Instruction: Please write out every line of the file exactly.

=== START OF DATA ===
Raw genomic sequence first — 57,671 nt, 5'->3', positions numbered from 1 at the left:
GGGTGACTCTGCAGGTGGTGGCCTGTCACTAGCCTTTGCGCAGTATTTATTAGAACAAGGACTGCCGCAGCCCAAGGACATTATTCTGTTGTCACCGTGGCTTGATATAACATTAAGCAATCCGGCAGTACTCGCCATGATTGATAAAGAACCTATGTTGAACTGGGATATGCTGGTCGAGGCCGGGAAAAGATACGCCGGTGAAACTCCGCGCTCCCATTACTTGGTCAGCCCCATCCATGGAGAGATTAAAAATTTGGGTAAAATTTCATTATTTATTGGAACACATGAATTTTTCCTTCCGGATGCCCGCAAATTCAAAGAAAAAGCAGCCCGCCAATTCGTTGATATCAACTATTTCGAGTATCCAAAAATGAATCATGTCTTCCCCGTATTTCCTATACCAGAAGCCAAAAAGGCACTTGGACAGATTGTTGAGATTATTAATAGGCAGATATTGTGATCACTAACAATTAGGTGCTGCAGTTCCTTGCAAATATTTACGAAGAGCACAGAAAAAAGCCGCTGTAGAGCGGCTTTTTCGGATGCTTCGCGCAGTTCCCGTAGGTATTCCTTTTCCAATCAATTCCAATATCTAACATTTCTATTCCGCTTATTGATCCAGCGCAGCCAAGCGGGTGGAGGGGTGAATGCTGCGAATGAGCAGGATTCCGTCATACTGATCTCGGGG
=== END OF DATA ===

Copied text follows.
Raw genomic sequence first — 57,671 nt, 5'->3', positions numbered from 1 at the left:
GGGTGACTCTGCAGGTGGTGGCCTGTCACTAGCCTTTGCGCAGTATTTATTAGAACAAGGACTGCCGCAGCCCAAGGACATTATTCTGTTGTCACCGTGGCTTGATATAACATTAAGCAATCCGGCAGTACTCGCCATGATTGATAAAGAACCTATGTTGAACTGGGATATGCTGGTCGAGGCCGGGAAAAGATACGCCGGTGAAACTCCGCGCTCCCATTACTTGGTCAGCCCCATCCATGGAGAGATTAAAAATTTGGGTAAAATTTCATTATTTATTGGAACACATGAATTTTTCCTTCCGGATGCCCGCAAATTCAAAGAAAAAGCAGCCCGCCAATTCGTTGATATCAACTATTTCGAGTATCCAAAAATGAATCATGTCTTCCCCGTATTTCCTATACCAGAAGCCAAAAAGGCACTTGGACAGATTGTTGAGATTATTAATAGGCAGATATTGTGATCACTAACAATTAGGTGCTGCAGTTCCTTGCAAATATTTACGAAGAGCACAGAAAAAAGCCGCTGTAGAGCGGCTTTTTCGGATGCTTCGCGCAGTTCCCGTAGGTATTCCTTTTCCAATCAATTCCAATATCTAACATTTCTATTCCGCTTATTGATCCAGCGCAGCCAAGCGGGTGGAGGGGTGAATGCTGCGAATGAGCAGGATTCCGTCATACTGATCTCGGGG